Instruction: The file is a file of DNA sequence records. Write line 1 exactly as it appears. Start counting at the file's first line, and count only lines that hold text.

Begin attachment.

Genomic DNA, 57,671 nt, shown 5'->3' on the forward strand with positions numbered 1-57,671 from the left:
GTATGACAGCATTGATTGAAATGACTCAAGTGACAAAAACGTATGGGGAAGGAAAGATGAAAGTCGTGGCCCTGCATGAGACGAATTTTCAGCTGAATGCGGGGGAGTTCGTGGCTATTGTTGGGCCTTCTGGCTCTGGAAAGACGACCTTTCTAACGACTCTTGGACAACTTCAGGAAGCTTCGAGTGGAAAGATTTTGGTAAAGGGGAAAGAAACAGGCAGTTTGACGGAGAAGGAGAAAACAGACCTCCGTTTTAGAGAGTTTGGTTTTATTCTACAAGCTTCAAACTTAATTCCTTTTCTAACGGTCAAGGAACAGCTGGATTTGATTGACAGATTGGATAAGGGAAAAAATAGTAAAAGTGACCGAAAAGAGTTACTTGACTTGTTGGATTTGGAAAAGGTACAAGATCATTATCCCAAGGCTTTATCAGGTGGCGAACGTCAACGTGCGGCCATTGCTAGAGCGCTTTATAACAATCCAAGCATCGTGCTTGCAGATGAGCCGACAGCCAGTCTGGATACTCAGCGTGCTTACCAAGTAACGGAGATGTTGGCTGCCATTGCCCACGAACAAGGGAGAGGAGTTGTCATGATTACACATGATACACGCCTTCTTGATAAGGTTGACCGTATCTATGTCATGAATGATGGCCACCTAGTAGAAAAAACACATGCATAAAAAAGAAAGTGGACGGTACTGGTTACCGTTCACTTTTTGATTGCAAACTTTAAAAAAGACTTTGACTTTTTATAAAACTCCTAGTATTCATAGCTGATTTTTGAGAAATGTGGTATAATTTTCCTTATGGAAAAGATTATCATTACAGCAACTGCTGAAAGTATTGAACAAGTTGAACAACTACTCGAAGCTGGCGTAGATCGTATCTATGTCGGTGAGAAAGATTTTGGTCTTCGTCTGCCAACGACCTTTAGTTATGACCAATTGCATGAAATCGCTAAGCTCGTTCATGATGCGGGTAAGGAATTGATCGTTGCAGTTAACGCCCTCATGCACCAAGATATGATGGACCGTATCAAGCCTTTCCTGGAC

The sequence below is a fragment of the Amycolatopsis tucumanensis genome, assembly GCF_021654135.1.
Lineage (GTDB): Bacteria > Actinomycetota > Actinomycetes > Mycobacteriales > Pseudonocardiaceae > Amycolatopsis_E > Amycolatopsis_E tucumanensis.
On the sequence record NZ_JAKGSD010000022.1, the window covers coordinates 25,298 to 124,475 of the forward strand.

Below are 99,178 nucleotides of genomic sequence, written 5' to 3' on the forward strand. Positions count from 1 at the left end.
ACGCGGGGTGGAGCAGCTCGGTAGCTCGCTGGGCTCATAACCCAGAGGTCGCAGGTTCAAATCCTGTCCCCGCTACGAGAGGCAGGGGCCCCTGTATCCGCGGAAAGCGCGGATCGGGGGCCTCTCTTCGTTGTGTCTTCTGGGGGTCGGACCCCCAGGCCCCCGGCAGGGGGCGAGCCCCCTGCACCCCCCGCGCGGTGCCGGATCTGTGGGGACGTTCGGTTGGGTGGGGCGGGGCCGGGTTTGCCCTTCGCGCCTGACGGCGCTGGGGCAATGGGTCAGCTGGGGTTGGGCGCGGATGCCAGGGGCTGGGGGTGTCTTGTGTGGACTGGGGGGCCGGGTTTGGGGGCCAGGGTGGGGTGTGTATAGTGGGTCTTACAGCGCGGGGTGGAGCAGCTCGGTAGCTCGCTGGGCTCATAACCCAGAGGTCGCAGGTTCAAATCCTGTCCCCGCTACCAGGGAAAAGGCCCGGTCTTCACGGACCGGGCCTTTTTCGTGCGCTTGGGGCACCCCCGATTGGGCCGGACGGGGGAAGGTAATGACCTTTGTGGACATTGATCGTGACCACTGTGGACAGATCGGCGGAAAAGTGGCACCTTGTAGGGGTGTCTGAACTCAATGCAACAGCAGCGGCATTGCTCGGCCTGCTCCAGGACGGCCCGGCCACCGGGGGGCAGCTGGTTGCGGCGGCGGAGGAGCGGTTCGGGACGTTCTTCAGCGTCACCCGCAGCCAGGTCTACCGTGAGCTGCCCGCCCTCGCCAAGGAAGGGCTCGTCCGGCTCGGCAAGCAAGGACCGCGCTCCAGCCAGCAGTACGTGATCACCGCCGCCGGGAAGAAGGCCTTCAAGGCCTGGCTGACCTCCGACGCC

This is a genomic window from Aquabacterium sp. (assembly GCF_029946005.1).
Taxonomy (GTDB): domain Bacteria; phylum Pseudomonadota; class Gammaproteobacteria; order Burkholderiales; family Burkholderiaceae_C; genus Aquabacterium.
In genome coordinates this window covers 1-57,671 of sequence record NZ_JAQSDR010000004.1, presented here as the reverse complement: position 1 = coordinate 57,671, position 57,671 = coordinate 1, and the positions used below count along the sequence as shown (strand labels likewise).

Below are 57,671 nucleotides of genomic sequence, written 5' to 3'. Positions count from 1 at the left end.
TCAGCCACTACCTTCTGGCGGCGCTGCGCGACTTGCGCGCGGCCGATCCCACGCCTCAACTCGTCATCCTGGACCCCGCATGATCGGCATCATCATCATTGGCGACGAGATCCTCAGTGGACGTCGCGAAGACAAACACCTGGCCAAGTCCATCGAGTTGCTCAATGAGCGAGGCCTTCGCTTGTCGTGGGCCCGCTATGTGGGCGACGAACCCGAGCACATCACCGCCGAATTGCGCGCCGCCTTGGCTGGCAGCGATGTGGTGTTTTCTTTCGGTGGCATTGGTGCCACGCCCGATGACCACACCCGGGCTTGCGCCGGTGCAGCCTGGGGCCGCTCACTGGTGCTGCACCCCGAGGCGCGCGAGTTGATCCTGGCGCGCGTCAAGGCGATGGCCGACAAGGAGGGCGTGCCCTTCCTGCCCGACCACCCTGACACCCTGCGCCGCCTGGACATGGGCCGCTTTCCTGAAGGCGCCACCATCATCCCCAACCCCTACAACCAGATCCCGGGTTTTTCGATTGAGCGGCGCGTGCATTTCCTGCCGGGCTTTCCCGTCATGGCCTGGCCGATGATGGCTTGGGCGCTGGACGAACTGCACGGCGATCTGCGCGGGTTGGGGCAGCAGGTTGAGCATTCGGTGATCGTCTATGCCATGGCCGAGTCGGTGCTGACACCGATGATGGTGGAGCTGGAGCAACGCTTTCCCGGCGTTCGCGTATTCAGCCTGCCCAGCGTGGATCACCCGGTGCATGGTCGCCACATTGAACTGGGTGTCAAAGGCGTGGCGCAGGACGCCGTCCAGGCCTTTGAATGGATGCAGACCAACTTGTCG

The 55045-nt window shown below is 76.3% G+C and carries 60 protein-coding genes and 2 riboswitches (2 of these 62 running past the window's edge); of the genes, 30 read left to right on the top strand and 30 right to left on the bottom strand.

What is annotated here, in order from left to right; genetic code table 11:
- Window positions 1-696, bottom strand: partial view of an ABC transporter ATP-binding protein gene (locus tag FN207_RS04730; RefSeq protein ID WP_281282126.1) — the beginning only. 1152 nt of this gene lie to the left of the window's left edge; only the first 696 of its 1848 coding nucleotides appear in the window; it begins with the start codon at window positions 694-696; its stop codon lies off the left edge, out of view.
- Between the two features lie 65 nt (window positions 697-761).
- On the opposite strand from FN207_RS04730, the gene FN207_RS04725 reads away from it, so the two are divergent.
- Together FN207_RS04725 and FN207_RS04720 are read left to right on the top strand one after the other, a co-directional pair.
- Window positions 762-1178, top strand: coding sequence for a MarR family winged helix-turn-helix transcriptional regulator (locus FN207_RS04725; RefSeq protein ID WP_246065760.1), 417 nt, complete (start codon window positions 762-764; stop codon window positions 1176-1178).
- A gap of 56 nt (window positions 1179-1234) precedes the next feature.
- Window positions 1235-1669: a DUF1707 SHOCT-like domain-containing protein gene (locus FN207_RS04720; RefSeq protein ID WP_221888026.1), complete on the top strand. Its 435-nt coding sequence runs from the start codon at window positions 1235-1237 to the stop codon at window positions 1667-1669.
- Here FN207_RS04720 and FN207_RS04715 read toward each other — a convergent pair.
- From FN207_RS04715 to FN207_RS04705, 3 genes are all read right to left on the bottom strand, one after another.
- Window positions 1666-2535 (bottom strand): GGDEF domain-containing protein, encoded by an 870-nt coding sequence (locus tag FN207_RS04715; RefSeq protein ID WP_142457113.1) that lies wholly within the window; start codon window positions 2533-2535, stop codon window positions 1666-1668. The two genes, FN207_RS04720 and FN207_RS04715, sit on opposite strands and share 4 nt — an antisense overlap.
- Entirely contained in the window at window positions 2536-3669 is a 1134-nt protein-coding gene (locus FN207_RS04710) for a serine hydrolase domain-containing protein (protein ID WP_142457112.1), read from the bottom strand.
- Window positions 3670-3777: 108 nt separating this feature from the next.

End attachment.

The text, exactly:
Genomic DNA, 57,671 nt, shown 5'->3' on the forward strand with positions numbered 1-57,671 from the left: